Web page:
Ipsos Update – February 2021

Our monthly round-up of the latest research and thinking from Ipsos around the world includes new global surveys on life during the pandemic, a new white paper on quality in market research and special features on US and French society.

A large majority of people in 30 countries report changes to their diet, exercise levels and alcohol consumption or smoking since the pandemic began, with almost one-third reporting weight gain. Our global survey looks at how healthy our habits have been during this time and explores attitudes to dietary health more broadly, revealing some differences between countries.

Another global survey focuses on how consumer habits have adapted in the highly disrupted retail and hospitality sector. Across 28 countries, almost one-quarter (23%) say they are getting takeaway food from their local restaurants more often and almost half (45%) have made online purchases more frequently.

Looking at business creation, our 28-country study finds entrepreneurialism is alive and well in challenging times. Either out of necessity or a new interest, three in of those who have started a business in the past year say that they have been motivated by the pandemic. We look at the entrepreneurial characteristics and aspirations of people across countries and examine the perspectives of different demographic groups.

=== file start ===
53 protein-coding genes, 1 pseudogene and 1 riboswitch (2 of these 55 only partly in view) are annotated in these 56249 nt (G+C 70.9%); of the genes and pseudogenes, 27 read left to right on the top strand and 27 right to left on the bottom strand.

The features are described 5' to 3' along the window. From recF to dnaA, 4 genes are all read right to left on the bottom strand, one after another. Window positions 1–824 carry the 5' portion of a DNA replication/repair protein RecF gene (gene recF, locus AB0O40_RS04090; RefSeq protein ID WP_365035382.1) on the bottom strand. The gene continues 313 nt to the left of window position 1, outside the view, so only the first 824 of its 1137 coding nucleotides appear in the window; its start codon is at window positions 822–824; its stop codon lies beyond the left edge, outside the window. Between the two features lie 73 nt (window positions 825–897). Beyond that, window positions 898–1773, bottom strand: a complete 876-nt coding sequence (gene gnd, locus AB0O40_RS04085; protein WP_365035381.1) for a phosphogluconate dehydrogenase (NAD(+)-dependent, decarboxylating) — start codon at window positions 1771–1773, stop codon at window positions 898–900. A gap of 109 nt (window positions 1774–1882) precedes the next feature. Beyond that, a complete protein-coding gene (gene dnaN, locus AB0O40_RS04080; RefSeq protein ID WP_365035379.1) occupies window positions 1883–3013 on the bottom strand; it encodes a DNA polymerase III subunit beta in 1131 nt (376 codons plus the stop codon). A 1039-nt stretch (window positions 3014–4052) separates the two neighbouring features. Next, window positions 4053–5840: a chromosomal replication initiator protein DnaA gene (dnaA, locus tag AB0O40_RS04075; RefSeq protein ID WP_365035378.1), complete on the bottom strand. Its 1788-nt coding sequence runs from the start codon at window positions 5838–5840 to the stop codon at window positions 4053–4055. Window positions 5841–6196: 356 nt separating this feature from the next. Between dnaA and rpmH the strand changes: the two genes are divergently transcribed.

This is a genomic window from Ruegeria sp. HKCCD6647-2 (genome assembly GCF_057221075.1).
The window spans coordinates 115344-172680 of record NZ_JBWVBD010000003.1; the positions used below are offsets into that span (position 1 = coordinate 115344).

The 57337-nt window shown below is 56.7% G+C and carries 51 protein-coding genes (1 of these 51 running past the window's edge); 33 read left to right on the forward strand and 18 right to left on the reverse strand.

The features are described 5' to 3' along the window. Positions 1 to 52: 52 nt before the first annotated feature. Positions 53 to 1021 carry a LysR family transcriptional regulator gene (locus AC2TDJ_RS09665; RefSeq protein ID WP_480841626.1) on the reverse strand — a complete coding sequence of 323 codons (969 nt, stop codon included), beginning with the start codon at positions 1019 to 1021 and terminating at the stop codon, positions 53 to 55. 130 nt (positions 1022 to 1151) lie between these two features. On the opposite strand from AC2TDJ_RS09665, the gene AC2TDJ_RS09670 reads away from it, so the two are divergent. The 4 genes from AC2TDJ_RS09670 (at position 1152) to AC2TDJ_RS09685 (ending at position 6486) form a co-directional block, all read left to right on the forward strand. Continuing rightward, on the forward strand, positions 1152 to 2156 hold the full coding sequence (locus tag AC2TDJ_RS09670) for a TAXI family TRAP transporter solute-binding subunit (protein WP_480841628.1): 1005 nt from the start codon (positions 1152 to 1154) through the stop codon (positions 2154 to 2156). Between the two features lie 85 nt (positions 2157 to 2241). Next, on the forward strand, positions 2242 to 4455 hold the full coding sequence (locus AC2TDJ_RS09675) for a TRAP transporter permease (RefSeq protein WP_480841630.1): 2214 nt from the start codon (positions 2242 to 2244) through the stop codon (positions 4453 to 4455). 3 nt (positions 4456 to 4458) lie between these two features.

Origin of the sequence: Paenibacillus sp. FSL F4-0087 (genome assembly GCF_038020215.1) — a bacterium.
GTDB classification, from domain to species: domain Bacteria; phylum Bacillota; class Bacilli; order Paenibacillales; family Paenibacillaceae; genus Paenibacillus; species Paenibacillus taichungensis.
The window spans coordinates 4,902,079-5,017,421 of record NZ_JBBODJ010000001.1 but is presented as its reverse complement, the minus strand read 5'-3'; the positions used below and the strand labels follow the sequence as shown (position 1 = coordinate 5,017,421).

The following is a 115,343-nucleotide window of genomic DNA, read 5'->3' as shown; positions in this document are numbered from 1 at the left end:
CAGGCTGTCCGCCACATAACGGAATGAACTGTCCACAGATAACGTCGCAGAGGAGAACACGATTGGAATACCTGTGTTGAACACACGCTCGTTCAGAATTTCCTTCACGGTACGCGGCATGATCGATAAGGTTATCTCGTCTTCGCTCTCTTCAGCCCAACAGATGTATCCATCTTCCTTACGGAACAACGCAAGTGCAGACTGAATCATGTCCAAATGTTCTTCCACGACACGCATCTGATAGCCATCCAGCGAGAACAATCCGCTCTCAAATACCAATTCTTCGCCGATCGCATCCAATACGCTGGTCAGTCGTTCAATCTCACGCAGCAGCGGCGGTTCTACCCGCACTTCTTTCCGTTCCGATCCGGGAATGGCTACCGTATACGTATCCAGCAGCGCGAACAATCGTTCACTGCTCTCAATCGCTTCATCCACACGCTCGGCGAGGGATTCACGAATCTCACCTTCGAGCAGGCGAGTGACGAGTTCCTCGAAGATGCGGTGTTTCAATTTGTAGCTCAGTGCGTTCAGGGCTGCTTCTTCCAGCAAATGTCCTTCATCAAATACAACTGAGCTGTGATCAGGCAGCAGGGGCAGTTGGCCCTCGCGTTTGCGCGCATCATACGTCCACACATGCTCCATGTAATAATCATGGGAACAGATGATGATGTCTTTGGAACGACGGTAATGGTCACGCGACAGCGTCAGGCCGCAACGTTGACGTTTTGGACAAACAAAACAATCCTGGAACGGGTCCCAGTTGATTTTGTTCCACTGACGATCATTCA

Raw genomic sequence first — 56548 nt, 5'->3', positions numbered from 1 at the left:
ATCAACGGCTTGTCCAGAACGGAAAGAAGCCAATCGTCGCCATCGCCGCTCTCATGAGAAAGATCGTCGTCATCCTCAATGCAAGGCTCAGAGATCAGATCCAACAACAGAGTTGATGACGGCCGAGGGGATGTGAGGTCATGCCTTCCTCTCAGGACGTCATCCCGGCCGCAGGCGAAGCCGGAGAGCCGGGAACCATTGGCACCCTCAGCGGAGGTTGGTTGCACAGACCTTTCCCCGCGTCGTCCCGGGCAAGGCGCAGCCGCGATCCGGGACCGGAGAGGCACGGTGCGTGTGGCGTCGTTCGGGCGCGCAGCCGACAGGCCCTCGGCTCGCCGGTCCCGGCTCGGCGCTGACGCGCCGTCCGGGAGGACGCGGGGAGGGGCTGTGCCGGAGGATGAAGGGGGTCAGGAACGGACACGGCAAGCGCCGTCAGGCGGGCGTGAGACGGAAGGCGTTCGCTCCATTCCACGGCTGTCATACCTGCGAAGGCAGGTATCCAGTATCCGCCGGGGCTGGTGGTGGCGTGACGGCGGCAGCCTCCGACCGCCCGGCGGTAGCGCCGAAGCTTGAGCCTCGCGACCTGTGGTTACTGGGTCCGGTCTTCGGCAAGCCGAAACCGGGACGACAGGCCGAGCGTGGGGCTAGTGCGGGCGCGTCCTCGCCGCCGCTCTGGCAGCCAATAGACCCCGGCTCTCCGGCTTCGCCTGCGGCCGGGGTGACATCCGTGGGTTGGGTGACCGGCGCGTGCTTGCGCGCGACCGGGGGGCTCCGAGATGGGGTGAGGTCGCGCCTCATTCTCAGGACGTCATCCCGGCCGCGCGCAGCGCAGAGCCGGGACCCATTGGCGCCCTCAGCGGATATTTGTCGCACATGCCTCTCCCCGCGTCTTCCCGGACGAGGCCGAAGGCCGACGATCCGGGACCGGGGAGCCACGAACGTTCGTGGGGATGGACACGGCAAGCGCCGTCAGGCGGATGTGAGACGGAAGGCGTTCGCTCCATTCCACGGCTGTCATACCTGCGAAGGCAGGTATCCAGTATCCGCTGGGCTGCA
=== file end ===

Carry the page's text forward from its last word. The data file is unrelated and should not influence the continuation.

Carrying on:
In a new white paper, we reflect on the role of research panels in the future of market research insights. Our team set out the five pillars of quality research which remain important in an environment where many other channels to access respondents and collect data are now available.

“Now or Never” is the title of our new Ipsos Flair report on French society. It finds the country under a cloud of negativity at the start of 2021. This deep-dive report highlights some of the most pressing issues and areas for urgent action. A range of the latest consumer trends, from brand purpose to eCommerce and telemedicine, are discussed by Ipsos experts.

Turning to the US, Joe Biden took office last month with a pledge to bring unity to America at a time of deep divisions. Our polling and analyses tracks responses to the new President while a broader exploration of American society can be found in the new issue of What the Future on Democracy.

Our latest What Worries the World survey provides important context here. We find morale in the US to be at a low point, with 75% of Americans saying things in their country are heading in the wrong direction. It also shows Coronavirus concern is not abating across the 27 countries covered – in fact, it is at its highest point since May 2020. On the other hand, economic indicators from our global consumer confidence study do show some cautious optimism in January.